All images by Roger Cline. Used with permission.
Large format pinhole cameras create some of the most beautiful and haunting images of our time with little post-production work. When you hear about a pinhole camera, you usually think about a beer can, or an enlarger, or some other cool contraption. Usually, these images are small to medium format and sometimes you’ll spot the occasional large format. But rarely do you find something as large as 16×20 pinhole camera? Roger Cline has created one, and when using in conjunction with his design background, they create beautiful, ethereal, and mind blowing images together.
The camera was hand-built and uses paper negatives at ISO 6 or 8. And trust us, there is a lot of work that goes into a single image.
Phoblographer: Tell us about the camera and the 16×20 film. We’re assuming that the film was custom made as is the camera.
Roger: For the past few years I’ve been shooting this hand-built 16×20, paper negative pinhole camera. I developed the plans for the camera a few months prior to visiting my parents house, and my dad being the handy man that he is helped me build it when I was there for a visit. The aperture is at around 290 something using an aluminum can and I use Ilford MG Satin finish for my negatives. For a single exposure it takes about 6 minutes worth of sunlight (at high noon) and as with most pinhole cameras, you get one shot. Once I process my exposed negative, I create a contact print using a soft white incandescent light bulb.
Phoblographer: What is the setup for a photo like this? It surely requires scouting locations.
Roger: It does take some time to scout locations, though most of the time I have a pretty good idea of the place or subject I want to shoot and I do what I can to get my equipment and subject matter to work together. Though with this type of photography it also takes some luck, especially after you first build a pinhole. Primarily, when you first start shooting with a new camera it is tough to visualize the angle of view until you shoot a few negatives with the camera. After that you can get a pretty good idea of what you are going to get. Naturally there are always surprises when you process your negatives. When I was shooting the Golden Gate, I didn’t think there was any way I was going to get the entire first tower in the frame. I was standing there at the base of the water and it seemed like I was looking straight up to the top of it. To my surprise, when the negative came out of the developer, it seemed to work out fine. I’m blown away how wide of an angle you can get with one of these cameras while still keeping the edges of the photo from barreling in.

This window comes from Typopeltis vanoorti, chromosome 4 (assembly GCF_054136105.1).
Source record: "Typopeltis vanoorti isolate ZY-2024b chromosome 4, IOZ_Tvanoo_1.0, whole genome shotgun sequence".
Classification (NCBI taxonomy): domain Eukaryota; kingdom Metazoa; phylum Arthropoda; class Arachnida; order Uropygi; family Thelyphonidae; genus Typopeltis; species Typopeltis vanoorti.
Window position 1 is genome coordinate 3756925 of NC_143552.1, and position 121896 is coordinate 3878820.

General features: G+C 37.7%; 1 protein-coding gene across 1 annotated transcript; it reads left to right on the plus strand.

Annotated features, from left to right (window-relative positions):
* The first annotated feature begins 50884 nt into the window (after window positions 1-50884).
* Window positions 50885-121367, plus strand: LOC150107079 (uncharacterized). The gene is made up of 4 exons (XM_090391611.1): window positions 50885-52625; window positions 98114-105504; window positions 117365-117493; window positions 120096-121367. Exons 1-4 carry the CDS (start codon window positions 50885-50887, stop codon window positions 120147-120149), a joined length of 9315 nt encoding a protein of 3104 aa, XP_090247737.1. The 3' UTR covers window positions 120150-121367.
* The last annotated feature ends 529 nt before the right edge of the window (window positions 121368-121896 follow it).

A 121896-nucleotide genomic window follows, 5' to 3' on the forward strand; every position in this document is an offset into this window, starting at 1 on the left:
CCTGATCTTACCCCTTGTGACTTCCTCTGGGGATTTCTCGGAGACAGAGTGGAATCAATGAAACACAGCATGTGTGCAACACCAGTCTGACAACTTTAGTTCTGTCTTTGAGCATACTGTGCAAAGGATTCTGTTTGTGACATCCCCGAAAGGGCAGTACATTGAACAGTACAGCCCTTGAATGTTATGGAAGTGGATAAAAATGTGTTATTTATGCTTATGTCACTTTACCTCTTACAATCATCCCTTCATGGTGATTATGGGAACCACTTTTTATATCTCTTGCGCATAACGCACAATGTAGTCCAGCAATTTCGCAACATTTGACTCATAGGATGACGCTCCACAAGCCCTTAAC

Phoblographer: What is the aperture on the camera (since there is no lens) and the ISO on the Ilford paper?
Roger: f290 something and I believe Ilford paper is rated at iso 6 or 8.
Phoblographer: What attracted you to the scene to photograph it?
Roger: I grew up in the midwest and had only seen the Golden Gate in photos and on television growing up. It wasn’t until I was 30 or so, until I saw it with my own eyes for the first time. The scene is perfect for a pinhole shot, the bridge is stationary and you have a beautiful backdrop of the Marin coastline. The water in the bay is rarely calm and I knew that by taking a long exposure it would add an interesting perspective to the scene by making the water as smooth as glass. So one morning I loaded up my camera and head down to see what would happen. It is about a 4 hour round trip drive with no traffic, but this day it took longer. It is definitely the furthest I’ve traveled to shoot one solitary photo.
Phoblographer: What attracts you to pinhole photography?
Roger: I own a graphic design studio, the nature of the business requires me to be obsessively detail oriented in my work. It also requires a large number of hours in front of a computer, both of which I enjoy. Pinhole photography and analog photography help liberate me from digital technology and allow me to utilize my creativity in an entirely different medium. As a photographer I strive to keep learning about the photographic process and my self as an artist.